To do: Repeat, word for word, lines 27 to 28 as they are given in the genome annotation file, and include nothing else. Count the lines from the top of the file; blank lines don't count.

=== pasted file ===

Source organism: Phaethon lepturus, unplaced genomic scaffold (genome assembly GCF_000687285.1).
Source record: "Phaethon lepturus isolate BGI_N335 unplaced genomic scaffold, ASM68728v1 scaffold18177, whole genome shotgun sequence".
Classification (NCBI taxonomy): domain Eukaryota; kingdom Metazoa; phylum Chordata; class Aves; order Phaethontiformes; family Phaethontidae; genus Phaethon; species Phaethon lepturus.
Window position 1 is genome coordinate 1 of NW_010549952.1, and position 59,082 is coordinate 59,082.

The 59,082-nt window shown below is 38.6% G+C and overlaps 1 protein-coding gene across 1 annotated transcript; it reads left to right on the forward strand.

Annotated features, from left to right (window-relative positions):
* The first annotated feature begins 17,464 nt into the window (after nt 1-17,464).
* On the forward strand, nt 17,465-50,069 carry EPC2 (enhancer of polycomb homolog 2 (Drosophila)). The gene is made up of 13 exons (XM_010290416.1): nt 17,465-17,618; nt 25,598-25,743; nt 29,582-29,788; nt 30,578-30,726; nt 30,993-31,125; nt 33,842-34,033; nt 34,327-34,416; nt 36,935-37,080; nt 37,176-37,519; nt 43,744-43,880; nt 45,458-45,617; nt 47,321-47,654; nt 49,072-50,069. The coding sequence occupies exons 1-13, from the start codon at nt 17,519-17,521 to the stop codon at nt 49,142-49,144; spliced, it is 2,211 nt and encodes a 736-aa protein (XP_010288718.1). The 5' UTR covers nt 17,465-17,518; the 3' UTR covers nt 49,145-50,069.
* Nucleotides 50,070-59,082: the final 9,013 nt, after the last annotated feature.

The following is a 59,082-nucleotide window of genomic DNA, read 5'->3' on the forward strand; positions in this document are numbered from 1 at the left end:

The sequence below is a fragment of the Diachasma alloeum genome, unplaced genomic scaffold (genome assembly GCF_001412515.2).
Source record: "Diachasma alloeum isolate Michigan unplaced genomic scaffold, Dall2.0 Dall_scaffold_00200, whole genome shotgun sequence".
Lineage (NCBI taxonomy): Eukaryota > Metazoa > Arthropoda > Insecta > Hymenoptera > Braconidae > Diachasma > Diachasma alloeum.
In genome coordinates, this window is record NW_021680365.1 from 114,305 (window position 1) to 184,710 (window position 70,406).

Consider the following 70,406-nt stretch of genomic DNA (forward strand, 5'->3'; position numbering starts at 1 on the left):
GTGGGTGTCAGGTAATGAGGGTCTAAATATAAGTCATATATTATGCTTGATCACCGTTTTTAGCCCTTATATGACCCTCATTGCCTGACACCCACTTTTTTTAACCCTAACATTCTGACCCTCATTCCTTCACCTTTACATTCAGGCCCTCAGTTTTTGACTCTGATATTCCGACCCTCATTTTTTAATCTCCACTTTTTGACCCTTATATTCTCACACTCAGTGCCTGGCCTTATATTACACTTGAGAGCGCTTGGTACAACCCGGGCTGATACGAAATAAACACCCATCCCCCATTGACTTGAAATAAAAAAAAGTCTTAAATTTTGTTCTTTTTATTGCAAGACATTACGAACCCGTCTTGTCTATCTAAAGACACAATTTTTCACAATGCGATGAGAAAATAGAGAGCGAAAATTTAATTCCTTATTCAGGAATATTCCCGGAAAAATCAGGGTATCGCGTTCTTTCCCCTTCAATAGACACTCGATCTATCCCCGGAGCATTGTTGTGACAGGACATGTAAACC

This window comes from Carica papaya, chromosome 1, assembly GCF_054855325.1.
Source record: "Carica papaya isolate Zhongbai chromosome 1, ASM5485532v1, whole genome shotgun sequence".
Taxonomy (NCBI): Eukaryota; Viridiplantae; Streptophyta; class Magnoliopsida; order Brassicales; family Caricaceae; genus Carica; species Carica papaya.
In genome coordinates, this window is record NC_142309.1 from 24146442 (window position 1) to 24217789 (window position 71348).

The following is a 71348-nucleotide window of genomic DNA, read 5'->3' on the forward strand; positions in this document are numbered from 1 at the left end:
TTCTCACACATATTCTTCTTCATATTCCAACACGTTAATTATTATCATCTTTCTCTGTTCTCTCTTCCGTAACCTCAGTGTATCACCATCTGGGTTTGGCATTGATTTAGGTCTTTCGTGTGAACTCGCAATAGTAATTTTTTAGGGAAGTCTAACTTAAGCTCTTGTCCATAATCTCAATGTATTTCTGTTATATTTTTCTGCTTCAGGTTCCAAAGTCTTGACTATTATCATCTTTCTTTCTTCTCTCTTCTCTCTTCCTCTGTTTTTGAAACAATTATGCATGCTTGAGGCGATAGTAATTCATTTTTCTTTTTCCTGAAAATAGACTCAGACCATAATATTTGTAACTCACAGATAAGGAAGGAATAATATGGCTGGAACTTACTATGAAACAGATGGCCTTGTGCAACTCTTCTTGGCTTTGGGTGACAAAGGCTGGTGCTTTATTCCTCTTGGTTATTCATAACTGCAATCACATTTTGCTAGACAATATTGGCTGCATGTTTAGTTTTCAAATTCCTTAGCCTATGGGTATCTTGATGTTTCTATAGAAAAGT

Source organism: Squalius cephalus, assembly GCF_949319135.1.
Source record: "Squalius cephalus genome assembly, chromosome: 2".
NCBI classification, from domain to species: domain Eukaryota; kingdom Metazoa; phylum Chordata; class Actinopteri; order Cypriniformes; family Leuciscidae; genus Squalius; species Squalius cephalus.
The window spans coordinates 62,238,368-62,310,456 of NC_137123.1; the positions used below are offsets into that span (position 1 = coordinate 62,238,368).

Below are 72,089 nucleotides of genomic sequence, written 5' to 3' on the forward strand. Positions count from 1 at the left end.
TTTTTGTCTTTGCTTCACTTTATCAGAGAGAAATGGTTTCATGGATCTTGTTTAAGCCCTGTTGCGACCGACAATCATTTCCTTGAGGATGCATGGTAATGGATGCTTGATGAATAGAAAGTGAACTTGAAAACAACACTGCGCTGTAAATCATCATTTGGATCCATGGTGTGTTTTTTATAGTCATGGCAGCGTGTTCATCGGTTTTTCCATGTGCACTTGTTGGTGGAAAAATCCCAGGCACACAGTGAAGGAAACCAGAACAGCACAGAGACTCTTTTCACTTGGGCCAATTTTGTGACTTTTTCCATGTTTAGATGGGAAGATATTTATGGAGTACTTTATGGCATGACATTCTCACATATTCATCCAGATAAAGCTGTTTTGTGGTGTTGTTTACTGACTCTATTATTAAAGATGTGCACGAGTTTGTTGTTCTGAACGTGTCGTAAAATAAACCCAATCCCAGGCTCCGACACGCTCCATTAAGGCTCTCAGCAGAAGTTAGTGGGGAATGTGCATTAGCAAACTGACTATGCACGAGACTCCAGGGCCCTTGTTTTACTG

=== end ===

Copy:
Below are 72,089 nucleotides of genomic sequence, written 5' to 3' on the forward strand. Positions count from 1 at the left end.
TTTTTGTCTTTGCTTCACTTTATCAGAGAGAAATGGTTTCATGGATCTTGTTTAAGCCCTGTTGCGACCGACAATCATTTCCTTGAGGATGCATGGTAATGGATGCTTGATGAATAGAAAGTGAACTTGAAAACAACACTGCGCTGTAAATCATCATTTGGATCCATGGTGTGTTTTTTATAGTCATGGCAGCGTGTTCATCGGTTTTTCCATGTGCACTTGTTGGTGGAAAAATCCCAGGCACACAGTGAAGGAAACCAGAACAGCACAGAGACTCTTTTCACTTGGGCCAATTTTGTGACTTTTTCCATGTTTAGATGGGAAGATATTTATGGAGTACTTTATGGCATGACATTCTCACATATTCATCCAGATAAAGCTGTTTTGTGGTGTTGTTTACTGACTCTATTATTAAAGATGTGCACGAGTTTGTTGTTCTGAACGTGTCGTAAAATAAACCCAATCCCAGGCTCCGACACGCTCCATTAAGGCTCTCAGCAGAAGTTAGTGGGGAATGTGCATTAGCAAACTGACTATGCACGAGACTCCAGGGCCCTTGTTTTACTG